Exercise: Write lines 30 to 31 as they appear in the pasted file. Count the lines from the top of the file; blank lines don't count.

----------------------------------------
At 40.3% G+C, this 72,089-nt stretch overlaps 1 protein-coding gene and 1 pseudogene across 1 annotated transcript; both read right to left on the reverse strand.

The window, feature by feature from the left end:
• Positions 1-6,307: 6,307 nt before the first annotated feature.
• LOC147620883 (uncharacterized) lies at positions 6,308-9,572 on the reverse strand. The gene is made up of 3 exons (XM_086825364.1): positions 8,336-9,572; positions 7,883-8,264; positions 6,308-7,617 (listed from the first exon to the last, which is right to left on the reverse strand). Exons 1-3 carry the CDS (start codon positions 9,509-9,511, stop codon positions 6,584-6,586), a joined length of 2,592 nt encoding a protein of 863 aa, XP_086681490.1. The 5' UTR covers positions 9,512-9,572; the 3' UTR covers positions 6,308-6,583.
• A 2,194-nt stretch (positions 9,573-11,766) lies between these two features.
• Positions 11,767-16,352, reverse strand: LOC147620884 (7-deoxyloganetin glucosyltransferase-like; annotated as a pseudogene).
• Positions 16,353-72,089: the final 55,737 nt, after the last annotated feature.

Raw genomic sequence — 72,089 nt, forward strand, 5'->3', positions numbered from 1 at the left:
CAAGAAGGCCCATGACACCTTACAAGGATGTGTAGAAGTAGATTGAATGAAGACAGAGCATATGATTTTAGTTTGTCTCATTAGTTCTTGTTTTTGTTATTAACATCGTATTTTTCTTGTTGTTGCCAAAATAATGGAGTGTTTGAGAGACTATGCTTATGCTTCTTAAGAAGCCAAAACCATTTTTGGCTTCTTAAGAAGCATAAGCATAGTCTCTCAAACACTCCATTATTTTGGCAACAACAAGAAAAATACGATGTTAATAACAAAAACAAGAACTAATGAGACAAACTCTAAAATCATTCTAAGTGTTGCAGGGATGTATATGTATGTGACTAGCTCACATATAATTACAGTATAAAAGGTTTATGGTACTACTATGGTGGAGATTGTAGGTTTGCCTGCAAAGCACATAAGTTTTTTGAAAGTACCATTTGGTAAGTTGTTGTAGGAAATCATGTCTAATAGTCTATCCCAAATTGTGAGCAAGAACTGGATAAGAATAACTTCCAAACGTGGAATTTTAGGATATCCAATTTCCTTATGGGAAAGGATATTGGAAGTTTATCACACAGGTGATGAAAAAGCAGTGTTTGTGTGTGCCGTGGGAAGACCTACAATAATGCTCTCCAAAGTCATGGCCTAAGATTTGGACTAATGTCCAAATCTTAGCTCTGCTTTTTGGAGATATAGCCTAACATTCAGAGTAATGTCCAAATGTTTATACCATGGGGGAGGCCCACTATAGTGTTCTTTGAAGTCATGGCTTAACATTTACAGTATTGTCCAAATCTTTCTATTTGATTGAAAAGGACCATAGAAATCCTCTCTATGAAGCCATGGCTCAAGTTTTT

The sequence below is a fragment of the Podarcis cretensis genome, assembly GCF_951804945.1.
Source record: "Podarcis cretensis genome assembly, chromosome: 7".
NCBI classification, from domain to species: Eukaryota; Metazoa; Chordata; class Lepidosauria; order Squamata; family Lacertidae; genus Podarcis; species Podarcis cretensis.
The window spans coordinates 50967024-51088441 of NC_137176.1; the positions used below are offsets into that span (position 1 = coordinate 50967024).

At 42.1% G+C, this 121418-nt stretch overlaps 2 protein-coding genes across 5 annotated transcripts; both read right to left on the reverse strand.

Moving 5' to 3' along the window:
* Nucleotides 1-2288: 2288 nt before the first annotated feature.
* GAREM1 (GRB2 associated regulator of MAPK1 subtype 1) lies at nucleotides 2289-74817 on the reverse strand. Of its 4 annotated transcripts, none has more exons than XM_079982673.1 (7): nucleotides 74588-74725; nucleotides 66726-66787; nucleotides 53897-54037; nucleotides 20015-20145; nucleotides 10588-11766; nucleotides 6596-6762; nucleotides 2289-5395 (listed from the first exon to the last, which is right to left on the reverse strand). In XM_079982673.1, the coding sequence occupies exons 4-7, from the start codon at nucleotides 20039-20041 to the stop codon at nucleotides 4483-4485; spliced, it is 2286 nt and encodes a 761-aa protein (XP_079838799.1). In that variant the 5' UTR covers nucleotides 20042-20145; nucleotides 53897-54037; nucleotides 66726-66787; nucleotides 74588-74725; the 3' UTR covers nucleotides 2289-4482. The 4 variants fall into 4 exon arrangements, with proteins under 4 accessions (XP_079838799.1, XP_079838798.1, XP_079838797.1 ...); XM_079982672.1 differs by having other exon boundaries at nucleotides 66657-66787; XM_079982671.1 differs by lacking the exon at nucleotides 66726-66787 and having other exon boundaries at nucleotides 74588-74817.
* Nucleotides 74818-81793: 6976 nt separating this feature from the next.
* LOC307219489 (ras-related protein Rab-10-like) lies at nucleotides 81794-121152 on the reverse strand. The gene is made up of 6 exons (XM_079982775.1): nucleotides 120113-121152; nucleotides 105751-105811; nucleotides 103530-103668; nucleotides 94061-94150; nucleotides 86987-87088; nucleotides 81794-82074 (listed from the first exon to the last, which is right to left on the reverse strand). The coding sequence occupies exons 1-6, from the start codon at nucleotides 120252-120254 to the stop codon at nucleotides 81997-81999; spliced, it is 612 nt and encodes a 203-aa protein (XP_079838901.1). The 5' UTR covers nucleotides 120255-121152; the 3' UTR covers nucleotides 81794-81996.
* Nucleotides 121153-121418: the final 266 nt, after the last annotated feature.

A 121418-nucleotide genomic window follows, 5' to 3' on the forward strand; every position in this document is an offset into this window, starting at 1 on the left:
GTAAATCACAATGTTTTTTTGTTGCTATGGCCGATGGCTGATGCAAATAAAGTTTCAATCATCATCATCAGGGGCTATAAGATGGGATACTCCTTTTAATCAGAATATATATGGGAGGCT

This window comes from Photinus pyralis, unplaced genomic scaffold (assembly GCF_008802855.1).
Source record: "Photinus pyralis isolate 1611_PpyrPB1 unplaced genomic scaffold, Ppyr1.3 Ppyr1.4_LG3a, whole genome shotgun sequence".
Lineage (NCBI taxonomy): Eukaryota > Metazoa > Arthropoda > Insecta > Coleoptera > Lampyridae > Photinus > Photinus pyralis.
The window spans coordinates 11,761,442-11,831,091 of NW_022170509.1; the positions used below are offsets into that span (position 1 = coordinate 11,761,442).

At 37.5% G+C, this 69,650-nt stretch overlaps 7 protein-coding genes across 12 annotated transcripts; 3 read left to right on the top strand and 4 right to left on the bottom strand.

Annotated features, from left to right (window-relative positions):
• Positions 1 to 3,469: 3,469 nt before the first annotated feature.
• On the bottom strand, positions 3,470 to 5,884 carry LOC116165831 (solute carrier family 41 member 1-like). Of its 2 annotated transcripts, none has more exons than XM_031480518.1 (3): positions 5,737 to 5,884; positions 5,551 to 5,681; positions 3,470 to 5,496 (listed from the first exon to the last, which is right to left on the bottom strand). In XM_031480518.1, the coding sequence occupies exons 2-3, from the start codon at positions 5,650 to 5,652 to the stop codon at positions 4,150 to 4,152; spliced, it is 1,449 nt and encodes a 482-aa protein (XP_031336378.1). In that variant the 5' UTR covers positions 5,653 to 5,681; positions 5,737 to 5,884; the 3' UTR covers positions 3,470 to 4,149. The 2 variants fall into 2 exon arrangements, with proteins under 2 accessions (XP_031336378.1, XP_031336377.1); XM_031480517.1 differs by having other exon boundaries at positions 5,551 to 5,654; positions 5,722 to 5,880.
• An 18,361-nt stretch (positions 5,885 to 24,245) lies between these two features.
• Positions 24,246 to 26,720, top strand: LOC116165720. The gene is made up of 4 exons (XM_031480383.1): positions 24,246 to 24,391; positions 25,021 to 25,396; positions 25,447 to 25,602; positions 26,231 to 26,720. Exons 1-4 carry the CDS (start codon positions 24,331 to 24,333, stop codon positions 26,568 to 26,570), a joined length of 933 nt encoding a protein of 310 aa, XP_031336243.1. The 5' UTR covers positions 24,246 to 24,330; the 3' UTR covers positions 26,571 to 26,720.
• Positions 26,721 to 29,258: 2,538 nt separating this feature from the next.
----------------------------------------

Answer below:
• On the bottom strand, positions 3,470 to 5,884 carry LOC116165831 (solute carrier family 41 member 1-like). Of its 2 annotated transcripts, none has more exons than XM_031480518.1 (3): positions 5,737 to 5,884; positions 5,551 to 5,681; positions 3,470 to 5,496 (listed from the first exon to the last, which is right to left on the bottom strand). In XM_031480518.1, the coding sequence occupies exons 2-3, from the start codon at positions 5,650 to 5,652 to the stop codon at positions 4,150 to 4,152; spliced, it is 1,449 nt and encodes a 482-aa protein (XP_031336378.1). In that variant the 5' UTR covers positions 5,653 to 5,681; positions 5,737 to 5,884; the 3' UTR covers positions 3,470 to 4,149. The 2 variants fall into 2 exon arrangements, with proteins under 2 accessions (XP_031336378.1, XP_031336377.1); XM_031480517.1 differs by having other exon boundaries at positions 5,551 to 5,654; positions 5,722 to 5,880.
• An 18,361-nt stretch (positions 5,885 to 24,245) lies between these two features.